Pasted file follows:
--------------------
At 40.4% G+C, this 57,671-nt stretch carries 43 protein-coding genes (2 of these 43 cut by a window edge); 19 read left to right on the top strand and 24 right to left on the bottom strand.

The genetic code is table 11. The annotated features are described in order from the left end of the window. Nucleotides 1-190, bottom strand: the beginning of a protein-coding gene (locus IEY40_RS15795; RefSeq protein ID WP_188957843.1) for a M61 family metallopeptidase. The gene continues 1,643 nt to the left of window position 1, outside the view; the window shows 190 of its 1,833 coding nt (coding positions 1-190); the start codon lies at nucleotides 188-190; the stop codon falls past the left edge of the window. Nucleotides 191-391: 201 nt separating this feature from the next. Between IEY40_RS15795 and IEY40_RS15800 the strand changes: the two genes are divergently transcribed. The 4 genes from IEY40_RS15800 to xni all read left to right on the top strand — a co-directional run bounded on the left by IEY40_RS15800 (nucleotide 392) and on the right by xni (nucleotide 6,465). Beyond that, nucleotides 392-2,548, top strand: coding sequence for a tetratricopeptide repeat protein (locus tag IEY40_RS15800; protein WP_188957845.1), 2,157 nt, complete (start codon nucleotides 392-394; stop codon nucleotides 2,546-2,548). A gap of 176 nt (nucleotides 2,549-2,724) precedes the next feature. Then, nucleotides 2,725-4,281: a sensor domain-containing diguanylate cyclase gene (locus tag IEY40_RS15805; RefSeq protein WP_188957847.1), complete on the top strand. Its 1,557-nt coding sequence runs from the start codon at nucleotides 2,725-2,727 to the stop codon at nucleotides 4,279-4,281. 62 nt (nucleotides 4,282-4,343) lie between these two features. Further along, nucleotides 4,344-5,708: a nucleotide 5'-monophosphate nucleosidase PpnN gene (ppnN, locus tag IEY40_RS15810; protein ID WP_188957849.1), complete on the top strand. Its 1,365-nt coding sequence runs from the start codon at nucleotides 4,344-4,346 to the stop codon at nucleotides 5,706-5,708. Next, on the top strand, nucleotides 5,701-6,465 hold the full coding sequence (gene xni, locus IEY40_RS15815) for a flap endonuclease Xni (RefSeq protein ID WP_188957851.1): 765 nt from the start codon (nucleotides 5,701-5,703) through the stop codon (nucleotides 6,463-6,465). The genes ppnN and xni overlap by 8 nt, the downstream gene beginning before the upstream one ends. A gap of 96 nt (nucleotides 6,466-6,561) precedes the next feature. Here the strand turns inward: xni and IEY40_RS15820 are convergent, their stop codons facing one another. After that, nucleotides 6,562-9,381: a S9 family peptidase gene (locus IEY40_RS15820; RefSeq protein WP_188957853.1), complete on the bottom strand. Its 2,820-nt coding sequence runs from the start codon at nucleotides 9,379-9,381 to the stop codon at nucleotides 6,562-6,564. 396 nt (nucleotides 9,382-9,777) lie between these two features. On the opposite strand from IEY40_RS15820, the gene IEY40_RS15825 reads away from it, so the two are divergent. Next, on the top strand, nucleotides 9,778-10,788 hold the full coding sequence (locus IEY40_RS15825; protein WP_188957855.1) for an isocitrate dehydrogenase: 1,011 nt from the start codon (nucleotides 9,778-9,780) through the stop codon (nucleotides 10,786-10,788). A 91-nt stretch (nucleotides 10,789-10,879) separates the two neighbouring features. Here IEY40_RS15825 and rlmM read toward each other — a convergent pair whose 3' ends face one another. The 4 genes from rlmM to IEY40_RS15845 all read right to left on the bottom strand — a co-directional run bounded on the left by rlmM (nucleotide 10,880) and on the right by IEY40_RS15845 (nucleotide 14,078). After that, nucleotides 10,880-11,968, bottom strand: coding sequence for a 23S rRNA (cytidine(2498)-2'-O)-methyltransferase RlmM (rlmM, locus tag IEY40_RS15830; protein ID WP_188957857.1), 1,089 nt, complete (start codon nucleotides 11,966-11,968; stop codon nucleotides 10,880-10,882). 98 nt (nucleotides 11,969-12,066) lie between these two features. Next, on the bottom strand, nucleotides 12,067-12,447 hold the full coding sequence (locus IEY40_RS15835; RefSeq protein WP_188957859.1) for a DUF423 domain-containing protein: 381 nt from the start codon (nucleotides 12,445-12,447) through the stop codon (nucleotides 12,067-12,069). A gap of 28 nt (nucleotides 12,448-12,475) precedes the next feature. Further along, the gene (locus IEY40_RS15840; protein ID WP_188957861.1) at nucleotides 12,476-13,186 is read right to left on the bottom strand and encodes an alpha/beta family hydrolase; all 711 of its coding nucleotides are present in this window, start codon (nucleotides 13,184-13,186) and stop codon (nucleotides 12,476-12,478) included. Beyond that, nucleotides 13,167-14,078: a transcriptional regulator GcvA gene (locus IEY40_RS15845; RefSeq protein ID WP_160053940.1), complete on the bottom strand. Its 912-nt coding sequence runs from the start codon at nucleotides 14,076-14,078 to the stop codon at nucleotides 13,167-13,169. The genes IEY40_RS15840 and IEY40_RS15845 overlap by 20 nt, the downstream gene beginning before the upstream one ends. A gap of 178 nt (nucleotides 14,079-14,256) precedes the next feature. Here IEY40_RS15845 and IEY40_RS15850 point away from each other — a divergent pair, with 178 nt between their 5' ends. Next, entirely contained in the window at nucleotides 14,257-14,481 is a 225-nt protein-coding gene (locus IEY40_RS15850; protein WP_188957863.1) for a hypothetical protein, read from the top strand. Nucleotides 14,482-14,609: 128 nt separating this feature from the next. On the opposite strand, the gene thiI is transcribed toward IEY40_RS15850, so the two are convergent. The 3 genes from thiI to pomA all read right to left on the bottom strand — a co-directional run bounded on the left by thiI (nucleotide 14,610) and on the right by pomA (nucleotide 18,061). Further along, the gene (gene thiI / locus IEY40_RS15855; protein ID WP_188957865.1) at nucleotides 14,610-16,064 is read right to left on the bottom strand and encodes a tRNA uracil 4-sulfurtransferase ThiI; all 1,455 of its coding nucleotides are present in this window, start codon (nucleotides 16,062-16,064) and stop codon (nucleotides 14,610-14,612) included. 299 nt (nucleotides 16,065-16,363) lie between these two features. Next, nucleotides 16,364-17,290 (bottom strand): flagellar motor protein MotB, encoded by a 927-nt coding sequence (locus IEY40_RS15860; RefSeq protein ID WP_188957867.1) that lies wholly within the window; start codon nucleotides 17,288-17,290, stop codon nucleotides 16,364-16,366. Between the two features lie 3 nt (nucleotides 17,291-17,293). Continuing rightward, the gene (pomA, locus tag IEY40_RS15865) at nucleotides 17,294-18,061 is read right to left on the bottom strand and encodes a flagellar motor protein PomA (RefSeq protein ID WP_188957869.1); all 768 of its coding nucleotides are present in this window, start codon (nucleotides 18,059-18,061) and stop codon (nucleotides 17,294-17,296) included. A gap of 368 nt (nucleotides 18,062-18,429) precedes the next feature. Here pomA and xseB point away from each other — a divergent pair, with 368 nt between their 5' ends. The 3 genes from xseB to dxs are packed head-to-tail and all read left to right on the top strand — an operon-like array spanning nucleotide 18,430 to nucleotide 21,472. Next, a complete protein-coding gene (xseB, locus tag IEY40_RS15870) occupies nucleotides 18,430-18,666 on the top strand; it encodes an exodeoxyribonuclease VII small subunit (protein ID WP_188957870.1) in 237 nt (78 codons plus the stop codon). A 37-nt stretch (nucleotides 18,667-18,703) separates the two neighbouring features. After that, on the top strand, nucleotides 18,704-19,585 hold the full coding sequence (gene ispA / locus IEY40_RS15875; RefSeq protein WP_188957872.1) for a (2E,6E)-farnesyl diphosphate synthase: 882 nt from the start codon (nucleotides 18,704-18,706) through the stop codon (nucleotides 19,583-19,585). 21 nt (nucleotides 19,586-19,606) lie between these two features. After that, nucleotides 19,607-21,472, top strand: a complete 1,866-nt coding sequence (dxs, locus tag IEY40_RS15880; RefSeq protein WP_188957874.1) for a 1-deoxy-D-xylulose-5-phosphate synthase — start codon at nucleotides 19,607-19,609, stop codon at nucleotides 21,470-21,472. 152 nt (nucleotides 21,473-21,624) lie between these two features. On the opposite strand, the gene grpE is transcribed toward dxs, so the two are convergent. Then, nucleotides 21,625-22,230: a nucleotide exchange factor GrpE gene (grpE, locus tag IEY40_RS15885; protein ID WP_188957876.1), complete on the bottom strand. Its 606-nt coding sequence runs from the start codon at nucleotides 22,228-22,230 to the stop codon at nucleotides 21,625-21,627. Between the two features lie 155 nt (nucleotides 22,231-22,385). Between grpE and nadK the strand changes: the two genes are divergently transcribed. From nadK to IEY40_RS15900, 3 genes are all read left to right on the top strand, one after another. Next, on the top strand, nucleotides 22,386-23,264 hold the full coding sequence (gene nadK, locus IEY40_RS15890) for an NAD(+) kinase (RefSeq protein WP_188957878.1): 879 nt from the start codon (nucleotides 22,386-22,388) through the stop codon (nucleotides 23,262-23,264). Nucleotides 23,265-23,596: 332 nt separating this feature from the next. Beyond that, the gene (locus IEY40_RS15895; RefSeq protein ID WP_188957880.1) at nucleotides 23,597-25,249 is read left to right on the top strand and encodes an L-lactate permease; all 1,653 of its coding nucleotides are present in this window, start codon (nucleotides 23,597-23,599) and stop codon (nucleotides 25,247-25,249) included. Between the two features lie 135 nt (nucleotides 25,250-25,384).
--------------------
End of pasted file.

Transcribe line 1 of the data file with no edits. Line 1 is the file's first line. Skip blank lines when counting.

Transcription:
At 40.4% G+C, this 57,671-nt stretch carries 43 protein-coding genes (2 of these 43 cut by a window edge); 19 read left to right on the top strand and 24 right to left on the bottom strand.